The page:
Joining forces to end poverty and corruption
– David Cameron, UK Prime Minister, at the Ending Poverty event in New York, 24 September
In countries where more than 60 per cent of the population pay bribes to access public services, more women die in childbirth, fewer people have access to clean water and illiteracy rates among young people are higher.
These facts make it clear that transparent, accountable and inclusive institutions are vital if we are to end poverty and protect the planet.
At an event at Ford Foundation yesterday in New York, Transparency International and the UK government took this argument one step further, calling on the United Nations to adopt a governance goal for its post-2015 development priorities.
Transparency International research shows how weak governance contributes to the proliferation of poverty, revealing a strong correlation between the rate of bribery and several key development indicators.
– Transparency International Chair Huguette Labelle, in New York
In order to deliver long-term dignity and well-being to all, governments, companies and civil society must collaborate to strengthen transparency and accountability; as well as promote open societies, a free media and freedom of expression, and the rule of law. They should also join forces to implement anti-corruption measures that enable effective and inclusive economic, social and political institutions.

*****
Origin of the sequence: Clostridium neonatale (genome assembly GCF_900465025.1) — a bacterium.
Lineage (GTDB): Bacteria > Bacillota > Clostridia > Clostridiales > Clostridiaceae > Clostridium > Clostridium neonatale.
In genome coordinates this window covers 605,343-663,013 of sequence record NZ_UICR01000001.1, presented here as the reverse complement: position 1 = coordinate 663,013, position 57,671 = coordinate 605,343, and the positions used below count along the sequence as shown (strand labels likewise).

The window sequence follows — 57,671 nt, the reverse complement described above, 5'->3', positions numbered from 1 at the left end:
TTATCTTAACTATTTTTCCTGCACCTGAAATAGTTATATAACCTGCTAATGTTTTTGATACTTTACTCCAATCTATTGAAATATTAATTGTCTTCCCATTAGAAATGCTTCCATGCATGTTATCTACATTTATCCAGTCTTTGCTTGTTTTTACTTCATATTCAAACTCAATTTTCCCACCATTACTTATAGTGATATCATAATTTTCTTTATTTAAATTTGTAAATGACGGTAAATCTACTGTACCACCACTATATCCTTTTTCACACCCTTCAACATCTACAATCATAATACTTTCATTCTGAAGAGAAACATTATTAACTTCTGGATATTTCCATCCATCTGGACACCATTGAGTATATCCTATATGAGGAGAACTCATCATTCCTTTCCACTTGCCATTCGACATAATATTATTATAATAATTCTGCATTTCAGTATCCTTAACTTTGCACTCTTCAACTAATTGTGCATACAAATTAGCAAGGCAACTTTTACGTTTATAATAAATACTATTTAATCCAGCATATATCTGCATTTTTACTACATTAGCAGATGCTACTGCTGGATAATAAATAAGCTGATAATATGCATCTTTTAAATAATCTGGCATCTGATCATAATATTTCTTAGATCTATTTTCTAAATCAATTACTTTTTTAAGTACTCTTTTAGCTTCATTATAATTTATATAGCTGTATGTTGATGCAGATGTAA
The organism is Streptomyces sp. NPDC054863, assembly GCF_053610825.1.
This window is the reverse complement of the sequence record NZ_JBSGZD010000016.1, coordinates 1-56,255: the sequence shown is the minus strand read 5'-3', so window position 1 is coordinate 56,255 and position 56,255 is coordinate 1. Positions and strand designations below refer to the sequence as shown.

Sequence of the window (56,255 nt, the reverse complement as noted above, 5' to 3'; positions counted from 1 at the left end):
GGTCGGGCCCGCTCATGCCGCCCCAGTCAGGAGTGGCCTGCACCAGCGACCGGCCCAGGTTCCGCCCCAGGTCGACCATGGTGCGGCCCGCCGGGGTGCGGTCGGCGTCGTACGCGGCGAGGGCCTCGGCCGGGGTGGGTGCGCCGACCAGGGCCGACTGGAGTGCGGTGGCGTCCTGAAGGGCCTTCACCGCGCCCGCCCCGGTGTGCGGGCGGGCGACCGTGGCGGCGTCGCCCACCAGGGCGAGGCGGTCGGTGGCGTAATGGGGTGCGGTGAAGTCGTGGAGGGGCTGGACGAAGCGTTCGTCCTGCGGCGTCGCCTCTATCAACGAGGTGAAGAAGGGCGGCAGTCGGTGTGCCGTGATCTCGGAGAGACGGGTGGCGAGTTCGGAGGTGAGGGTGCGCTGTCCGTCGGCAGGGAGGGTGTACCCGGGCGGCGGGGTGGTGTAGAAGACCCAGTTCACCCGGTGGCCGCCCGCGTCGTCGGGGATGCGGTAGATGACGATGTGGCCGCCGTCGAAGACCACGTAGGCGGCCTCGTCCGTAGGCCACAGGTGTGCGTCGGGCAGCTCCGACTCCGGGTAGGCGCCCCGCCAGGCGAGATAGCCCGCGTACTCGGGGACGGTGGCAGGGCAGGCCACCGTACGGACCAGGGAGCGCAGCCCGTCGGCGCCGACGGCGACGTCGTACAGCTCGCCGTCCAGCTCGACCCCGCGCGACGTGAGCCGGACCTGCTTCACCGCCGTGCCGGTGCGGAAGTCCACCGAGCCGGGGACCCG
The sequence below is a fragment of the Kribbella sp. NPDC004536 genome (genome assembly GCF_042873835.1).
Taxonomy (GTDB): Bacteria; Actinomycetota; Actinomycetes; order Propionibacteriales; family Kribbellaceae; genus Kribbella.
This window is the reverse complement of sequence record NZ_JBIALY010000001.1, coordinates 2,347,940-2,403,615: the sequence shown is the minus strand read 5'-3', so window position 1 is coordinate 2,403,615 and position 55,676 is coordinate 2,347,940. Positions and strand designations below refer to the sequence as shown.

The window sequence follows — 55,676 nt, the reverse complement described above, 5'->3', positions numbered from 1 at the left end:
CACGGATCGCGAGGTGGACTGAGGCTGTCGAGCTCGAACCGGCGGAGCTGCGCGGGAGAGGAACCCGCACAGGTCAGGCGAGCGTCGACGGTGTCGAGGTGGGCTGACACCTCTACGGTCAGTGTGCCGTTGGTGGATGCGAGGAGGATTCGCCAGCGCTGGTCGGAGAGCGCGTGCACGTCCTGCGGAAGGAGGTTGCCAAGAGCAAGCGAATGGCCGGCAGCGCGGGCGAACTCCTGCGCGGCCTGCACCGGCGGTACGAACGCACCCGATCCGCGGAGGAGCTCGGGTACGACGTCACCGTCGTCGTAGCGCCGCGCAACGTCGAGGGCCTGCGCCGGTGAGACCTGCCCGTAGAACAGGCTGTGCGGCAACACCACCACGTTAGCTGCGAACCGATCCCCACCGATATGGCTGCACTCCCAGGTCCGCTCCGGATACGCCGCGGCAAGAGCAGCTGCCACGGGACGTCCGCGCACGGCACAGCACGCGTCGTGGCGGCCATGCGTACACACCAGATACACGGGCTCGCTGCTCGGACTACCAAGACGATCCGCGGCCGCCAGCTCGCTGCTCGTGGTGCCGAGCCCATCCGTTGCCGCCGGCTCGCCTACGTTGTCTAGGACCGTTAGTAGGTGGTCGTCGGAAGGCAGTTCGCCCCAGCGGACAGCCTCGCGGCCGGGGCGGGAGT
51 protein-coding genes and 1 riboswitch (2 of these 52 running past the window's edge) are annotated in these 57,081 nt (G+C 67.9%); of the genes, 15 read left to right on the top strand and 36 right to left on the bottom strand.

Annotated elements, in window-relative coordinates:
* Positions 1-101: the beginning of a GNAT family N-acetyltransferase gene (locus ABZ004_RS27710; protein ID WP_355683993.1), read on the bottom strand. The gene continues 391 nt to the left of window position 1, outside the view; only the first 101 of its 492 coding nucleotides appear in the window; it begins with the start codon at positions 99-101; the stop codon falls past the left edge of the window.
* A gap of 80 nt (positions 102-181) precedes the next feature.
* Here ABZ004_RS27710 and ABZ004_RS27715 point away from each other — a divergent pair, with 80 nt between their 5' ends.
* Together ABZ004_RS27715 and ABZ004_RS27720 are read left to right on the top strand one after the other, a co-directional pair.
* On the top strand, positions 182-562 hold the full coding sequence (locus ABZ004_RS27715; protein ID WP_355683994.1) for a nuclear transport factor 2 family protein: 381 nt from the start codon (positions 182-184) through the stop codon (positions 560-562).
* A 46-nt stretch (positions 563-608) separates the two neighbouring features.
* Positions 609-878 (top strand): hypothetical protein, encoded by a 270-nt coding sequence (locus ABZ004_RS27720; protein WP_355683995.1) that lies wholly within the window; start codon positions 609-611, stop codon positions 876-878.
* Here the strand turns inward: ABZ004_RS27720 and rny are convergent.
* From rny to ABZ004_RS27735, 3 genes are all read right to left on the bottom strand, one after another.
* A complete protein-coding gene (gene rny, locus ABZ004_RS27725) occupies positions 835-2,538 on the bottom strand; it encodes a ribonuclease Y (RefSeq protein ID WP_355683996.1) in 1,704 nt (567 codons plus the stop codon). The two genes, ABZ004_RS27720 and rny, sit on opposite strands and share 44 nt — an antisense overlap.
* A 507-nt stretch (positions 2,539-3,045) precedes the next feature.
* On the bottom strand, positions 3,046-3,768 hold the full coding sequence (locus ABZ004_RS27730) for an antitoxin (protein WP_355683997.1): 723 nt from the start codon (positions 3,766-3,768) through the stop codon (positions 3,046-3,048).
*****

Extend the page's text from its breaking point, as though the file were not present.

In 2000 when the UN launched its ambitious Millennium Development Goals to eradicate poverty and improve health and education, it set targets over a 15-year period in eight key areas. Several of these goals will be reached before the deadline but others, including the goal to reduce maternal mortality and improve literacy, will not.
Sustainable Development Goals will be agreed at the UN in September 2015, defining global and national policies while committing governments until 2030.
The governance goal has significant support and continues to gain traction. In a public opinion poll, over 4 million people identified an “honest and responsive government” as one of their top four development priorities. Last year, a UN high-level panel on the Post-2015 Development Agenda recommended a goal on good governance.
Young people around the world tell their governments what they would like done to eradicate corruption and poverty:
- Read UK Prime Minister David Cameron's opening speech here.
- Read UN Development Programme Administrator Helen Clark's opening speech here.
Editor's note: On 23 January 2015, the attached PDF containing the text of the statement was updated to include additional signatories.